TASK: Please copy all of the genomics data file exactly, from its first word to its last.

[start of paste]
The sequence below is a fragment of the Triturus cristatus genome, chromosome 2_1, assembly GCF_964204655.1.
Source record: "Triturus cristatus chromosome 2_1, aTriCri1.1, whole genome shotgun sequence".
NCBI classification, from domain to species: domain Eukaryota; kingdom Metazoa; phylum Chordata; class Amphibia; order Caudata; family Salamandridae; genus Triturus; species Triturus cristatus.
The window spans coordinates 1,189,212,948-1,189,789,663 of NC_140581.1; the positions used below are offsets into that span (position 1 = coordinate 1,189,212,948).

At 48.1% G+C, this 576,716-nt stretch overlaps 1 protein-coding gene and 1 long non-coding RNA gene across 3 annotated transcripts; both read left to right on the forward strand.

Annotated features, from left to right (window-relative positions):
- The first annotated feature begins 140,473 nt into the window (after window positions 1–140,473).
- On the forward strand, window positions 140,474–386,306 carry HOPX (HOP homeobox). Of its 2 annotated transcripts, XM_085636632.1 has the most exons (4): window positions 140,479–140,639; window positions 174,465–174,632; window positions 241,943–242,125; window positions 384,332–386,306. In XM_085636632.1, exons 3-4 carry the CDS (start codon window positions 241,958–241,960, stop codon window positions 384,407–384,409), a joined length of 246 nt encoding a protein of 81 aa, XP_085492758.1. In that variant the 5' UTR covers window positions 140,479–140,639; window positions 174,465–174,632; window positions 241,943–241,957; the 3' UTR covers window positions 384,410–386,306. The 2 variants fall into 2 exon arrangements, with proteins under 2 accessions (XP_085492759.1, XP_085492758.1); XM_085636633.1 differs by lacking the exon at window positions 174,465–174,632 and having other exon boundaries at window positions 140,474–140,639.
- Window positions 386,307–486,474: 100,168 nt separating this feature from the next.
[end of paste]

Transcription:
The sequence below is a fragment of the Triturus cristatus genome, chromosome 2_1, assembly GCF_964204655.1.
Source record: "Triturus cristatus chromosome 2_1, aTriCri1.1, whole genome shotgun sequence".
NCBI classification, from domain to species: domain Eukaryota; kingdom Metazoa; phylum Chordata; class Amphibia; order Caudata; family Salamandridae; genus Triturus; species Triturus cristatus.
The window spans coordinates 1,189,212,948-1,189,789,663 of NC_140581.1; the positions used below are offsets into that span (position 1 = coordinate 1,189,212,948).

At 48.1% G+C, this 576,716-nt stretch overlaps 1 protein-coding gene and 1 long non-coding RNA gene across 3 annotated transcripts; both read left to right on the forward strand.

Annotated features, from left to right (window-relative positions):
- The first annotated feature begins 140,473 nt into the window (after window positions 1–140,473).
- On the forward strand, window positions 140,474–386,306 carry HOPX (HOP homeobox). Of its 2 annotated transcripts, XM_085636632.1 has the most exons (4): window positions 140,479–140,639; window positions 174,465–174,632; window positions 241,943–242,125; window positions 384,332–386,306. In XM_085636632.1, exons 3-4 carry the CDS (start codon window positions 241,958–241,960, stop codon window positions 384,407–384,409), a joined length of 246 nt encoding a protein of 81 aa, XP_085492758.1. In that variant the 5' UTR covers window positions 140,479–140,639; window positions 174,465–174,632; window positions 241,943–241,957; the 3' UTR covers window positions 384,410–386,306. The 2 variants fall into 2 exon arrangements, with proteins under 2 accessions (XP_085492759.1, XP_085492758.1); XM_085636633.1 differs by lacking the exon at window positions 174,465–174,632 and having other exon boundaries at window positions 140,474–140,639.
- Window positions 386,307–486,474: 100,168 nt separating this feature from the next.